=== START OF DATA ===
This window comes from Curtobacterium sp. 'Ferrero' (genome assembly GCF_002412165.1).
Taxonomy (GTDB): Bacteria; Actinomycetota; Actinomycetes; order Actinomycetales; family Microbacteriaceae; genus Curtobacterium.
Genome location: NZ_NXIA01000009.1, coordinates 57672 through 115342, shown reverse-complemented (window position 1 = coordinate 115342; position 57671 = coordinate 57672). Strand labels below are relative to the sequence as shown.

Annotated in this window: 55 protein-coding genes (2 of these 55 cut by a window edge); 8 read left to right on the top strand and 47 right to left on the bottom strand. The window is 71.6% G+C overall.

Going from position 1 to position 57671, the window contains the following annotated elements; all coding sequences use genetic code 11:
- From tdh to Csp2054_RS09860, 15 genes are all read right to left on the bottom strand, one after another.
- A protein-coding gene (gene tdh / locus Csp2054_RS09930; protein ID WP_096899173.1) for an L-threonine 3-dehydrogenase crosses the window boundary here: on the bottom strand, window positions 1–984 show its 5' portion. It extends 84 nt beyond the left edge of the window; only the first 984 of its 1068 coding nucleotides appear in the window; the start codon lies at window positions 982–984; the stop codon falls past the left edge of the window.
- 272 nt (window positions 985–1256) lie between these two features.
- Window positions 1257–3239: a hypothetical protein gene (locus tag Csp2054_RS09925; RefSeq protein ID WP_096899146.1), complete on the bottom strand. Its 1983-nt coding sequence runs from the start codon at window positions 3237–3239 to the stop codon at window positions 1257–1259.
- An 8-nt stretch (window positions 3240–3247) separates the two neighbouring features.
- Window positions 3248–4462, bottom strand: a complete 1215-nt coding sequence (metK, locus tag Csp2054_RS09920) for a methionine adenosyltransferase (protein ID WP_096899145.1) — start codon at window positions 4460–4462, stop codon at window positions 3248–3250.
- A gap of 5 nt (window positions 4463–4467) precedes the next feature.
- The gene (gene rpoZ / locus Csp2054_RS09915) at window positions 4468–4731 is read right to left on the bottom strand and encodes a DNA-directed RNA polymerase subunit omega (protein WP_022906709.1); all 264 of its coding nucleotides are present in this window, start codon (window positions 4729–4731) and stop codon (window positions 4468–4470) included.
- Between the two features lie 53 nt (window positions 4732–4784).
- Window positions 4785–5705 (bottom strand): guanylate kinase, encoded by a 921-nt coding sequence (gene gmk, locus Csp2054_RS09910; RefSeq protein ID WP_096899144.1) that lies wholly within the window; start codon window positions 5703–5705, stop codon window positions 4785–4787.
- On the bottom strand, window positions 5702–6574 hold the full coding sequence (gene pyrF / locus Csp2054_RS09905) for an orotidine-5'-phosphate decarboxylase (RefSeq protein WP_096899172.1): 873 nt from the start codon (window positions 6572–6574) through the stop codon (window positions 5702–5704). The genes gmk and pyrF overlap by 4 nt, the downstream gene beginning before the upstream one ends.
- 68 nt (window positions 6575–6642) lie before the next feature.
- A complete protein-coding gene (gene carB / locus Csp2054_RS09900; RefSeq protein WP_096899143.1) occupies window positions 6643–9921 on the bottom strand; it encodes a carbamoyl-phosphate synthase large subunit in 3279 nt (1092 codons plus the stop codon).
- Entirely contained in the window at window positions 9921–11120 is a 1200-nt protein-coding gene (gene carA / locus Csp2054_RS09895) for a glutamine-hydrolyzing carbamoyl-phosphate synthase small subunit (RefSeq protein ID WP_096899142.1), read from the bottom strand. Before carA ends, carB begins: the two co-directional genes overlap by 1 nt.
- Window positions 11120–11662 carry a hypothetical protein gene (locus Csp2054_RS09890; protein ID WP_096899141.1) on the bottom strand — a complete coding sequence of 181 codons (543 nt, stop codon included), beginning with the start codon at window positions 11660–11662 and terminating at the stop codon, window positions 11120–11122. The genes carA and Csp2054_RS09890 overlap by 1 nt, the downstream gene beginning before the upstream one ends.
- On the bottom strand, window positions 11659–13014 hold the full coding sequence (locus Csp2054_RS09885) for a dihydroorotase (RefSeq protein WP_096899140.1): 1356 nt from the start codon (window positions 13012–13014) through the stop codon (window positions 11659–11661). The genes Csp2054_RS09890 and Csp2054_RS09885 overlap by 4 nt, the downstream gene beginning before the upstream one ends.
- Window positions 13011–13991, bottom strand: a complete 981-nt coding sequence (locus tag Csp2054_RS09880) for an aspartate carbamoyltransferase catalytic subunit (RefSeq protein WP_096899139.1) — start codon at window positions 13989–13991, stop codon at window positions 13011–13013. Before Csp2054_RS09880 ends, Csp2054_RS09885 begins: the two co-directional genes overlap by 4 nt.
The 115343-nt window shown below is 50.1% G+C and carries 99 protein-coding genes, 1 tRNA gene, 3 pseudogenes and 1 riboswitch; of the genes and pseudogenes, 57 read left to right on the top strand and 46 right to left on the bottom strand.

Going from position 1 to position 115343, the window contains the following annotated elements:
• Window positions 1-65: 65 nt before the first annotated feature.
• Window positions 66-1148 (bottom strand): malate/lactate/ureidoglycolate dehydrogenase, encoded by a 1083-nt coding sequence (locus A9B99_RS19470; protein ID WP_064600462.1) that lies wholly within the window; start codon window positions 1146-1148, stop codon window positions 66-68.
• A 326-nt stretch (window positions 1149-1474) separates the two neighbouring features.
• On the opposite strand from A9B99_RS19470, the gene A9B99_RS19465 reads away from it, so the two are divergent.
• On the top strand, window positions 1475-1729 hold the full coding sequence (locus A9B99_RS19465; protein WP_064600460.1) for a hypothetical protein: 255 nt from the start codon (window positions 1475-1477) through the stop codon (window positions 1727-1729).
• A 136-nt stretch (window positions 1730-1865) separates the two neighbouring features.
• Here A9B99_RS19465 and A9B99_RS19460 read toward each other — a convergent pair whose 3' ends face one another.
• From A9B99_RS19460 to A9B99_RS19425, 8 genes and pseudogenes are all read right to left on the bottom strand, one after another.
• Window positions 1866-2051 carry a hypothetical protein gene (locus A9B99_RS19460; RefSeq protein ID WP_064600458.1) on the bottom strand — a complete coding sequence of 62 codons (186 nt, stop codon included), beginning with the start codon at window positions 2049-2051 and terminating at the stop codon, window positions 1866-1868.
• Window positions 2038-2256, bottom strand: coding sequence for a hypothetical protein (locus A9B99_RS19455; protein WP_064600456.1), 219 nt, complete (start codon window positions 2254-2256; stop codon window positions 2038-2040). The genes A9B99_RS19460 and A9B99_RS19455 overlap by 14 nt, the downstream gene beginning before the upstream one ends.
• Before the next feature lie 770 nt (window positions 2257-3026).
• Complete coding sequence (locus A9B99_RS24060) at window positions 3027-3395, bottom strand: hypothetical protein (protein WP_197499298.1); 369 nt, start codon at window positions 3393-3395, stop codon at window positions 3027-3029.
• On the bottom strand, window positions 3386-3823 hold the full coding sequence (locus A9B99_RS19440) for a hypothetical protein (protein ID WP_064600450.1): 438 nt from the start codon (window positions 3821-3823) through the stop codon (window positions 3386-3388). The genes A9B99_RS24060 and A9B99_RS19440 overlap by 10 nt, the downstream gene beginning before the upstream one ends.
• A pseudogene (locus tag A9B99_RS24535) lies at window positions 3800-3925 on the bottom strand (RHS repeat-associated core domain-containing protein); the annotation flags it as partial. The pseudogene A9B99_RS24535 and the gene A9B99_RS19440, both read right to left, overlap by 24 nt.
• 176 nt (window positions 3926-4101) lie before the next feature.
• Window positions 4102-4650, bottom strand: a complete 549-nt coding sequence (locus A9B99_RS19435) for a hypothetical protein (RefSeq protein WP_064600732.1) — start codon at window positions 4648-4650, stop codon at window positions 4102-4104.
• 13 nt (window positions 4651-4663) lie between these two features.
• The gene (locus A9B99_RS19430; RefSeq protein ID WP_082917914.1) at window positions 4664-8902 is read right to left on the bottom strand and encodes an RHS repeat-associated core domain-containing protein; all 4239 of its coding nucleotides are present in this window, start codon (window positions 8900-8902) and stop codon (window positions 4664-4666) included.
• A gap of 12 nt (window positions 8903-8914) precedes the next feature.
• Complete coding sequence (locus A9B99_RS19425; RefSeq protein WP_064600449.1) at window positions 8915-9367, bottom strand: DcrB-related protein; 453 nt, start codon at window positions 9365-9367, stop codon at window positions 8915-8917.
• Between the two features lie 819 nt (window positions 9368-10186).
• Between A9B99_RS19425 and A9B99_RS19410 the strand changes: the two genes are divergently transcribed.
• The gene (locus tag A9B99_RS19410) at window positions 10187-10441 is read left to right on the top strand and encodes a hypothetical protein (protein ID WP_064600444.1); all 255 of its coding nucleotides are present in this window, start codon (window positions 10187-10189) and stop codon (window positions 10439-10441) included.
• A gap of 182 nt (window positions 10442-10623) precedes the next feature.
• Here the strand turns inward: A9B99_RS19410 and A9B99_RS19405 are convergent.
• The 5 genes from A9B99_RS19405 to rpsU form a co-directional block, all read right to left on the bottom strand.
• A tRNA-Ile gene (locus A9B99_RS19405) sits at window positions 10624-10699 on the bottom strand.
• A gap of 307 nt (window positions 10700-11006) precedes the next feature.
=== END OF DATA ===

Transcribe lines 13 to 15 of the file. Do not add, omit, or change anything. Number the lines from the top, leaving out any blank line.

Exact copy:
- The gene (gene rpoZ / locus Csp2054_RS09915) at window positions 4468–4731 is read right to left on the bottom strand and encodes a DNA-directed RNA polymerase subunit omega (protein WP_022906709.1); all 264 of its coding nucleotides are present in this window, start codon (window positions 4729–4731) and stop codon (window positions 4468–4470) included.
- Between the two features lie 53 nt (window positions 4732–4784).
- Window positions 4785–5705 (bottom strand): guanylate kinase, encoded by a 921-nt coding sequence (gene gmk, locus Csp2054_RS09910; RefSeq protein ID WP_096899144.1) that lies wholly within the window; start codon window positions 5703–5705, stop codon window positions 4785–4787.